As Floridians set out frantically buying storm supplies this past weekend, one announcement created almost as much panic as the threat of high winds: public schools would close on Monday.
For working parents, the news triggered a mad scramble for child-care solutions, particularly when most businesses chose to stay open. Trapped, some parents were forced to take a vacation or sick day, others showed up at work with kids in tow, while the desperate begged relatives or babysitters to step in at the last minute.
Across the country, hundreds of companies boast of being family-friendly workplaces. But to me, days like Monday speak volumes about the reality of that label. For parents, it’s not only how our employers react to our need for accommodation during weather related events; it’s also how well they’ve planned for it.
As news of Tropical Storm Isaac circulated, top managers at C3/CustomerContactChannels in Plantation held meetings to prepare for various scenarios. Supervisors were told to allow employees to work from home when possible and encourage staff to download documents to their laptop hard drives to be able to work on them even without an Internet connection. Even more, the company, which operates call centers around the world, began brainstorming ways that hourly workers could make up time off for weather-related office closures.
On Monday, when downpours flooded the streets, Alicia Laszewski, vice president of communications at C3, asked to work from home. Pregnant, Laszewski says she felt uncomfortable making the commute to the office and had two young children out of school. She got the green light to work from home. “It builds loyalty that they have respect for me and my health and my family,” Laszewski said.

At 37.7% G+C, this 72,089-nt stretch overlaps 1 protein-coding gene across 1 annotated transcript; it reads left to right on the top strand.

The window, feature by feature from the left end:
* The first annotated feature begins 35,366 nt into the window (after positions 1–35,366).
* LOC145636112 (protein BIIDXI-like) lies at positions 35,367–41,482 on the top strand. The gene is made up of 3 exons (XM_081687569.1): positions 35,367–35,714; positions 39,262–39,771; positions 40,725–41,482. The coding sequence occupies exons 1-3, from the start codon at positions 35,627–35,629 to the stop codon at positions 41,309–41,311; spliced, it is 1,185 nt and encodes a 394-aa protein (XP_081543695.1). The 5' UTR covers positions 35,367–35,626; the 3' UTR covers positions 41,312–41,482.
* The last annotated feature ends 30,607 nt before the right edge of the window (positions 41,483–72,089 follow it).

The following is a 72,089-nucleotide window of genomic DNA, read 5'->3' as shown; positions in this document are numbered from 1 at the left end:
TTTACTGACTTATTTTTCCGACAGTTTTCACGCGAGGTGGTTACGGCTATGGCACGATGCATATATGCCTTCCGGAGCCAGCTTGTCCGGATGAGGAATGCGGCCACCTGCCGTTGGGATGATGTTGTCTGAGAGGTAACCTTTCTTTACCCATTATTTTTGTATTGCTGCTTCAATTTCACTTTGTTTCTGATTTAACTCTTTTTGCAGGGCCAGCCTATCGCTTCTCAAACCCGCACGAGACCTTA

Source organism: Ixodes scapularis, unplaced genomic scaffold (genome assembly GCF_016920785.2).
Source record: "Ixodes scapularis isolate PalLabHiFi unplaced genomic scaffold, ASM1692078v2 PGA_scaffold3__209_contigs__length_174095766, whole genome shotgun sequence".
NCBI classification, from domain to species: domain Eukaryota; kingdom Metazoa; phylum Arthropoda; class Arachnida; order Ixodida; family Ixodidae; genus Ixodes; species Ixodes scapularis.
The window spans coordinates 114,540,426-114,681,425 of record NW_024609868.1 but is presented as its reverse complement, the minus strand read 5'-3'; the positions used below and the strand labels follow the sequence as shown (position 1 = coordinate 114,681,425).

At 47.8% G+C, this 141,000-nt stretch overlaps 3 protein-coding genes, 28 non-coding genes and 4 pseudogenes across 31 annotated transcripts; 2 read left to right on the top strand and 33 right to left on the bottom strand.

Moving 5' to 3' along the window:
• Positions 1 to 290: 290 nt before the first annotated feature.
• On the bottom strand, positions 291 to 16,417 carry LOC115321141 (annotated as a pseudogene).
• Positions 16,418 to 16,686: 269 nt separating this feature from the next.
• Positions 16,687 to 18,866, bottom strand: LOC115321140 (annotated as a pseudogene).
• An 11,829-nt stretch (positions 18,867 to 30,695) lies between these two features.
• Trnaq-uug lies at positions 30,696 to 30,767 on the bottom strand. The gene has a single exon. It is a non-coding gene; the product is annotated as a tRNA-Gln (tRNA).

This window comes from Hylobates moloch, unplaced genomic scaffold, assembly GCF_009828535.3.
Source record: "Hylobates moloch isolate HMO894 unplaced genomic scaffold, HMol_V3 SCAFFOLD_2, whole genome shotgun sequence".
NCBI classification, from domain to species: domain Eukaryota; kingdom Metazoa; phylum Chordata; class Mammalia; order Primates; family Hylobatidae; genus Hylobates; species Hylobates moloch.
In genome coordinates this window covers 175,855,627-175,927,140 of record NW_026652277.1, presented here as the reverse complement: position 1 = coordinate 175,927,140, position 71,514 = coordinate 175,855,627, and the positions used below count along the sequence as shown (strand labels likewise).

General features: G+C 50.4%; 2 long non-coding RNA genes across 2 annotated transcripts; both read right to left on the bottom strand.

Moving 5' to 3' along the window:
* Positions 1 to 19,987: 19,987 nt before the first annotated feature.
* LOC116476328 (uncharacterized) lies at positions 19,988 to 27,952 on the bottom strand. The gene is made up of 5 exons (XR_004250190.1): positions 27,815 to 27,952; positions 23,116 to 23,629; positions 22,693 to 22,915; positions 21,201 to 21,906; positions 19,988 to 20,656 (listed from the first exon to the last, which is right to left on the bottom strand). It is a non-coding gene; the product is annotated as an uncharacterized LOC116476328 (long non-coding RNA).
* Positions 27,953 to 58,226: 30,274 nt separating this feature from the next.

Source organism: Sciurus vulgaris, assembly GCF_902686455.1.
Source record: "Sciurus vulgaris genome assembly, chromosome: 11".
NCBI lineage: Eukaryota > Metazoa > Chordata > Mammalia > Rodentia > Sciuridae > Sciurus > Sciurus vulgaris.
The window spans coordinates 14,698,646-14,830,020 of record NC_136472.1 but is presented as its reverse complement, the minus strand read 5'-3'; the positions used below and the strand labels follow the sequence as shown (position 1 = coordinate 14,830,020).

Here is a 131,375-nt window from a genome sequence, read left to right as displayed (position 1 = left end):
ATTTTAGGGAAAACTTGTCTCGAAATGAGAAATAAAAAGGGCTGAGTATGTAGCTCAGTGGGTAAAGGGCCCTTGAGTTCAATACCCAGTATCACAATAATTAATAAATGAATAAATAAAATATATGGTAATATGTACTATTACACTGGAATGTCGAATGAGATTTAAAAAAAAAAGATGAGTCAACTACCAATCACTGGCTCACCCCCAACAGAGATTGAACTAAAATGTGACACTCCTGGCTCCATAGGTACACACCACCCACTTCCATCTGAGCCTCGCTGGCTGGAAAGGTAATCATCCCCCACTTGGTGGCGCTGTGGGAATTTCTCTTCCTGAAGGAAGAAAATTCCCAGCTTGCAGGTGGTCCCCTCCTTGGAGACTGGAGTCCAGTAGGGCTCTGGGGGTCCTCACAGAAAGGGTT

At some offices such as Boardroom Communications in Plantation and Soffer Health Institute in Aventura, the emergency child-care plans for staff include allowing parents to bring kids with them to work. Emira Soffer works as a business manager for her brother at Soffer Health Institute in Aventura. On Monday, she brought her two daughters, 7 and 9, with her, putting them to use inserting promotional paperwork into informational folders. “It’s not typical that we bring kids to the office, but it’s a warm environment and there’s an understanding that it’s OK if we’re in a pinch.”
With storm season in full swing and weather-related shutdowns nationwide more common, brace for an even greater need for good planning. Nationwide, parents are discovering school districts are closing more often, hesitant to take chances with student safety and fearful of lawsuits. At the same time, the recession has led businesses to cut back on employee benefits that help with disaster preparedness. Only 32 percent of organizations now allow employees to bring their children to work in a child-care emergency, while 17 percent offer a child-care referral service and 3 percent provide access to backup child care, according to a Society for Human Resource Management survey of 550 employers.
Working mother Aida Segui-Luciano says she accepts that planning for last-minute school closings is her responsibility. Segui-Luciano, works in retail services at Tropical Financial Credit Union in Hollywood. Knowing she can’t do her job from home or bring kids to the bank, she saves a few days in her paid-time off bank as a precaution for storm season. On Monday, at home with her 13- and 12-year-old children and no power, Segui-Luciano said no one at her workplace questioned her decision to dip into her PTO bank of time off: “My manager is understanding that I have a family and have to take care of my family. I said I was taking the day off and he said, not a problem, see you tomorrow.”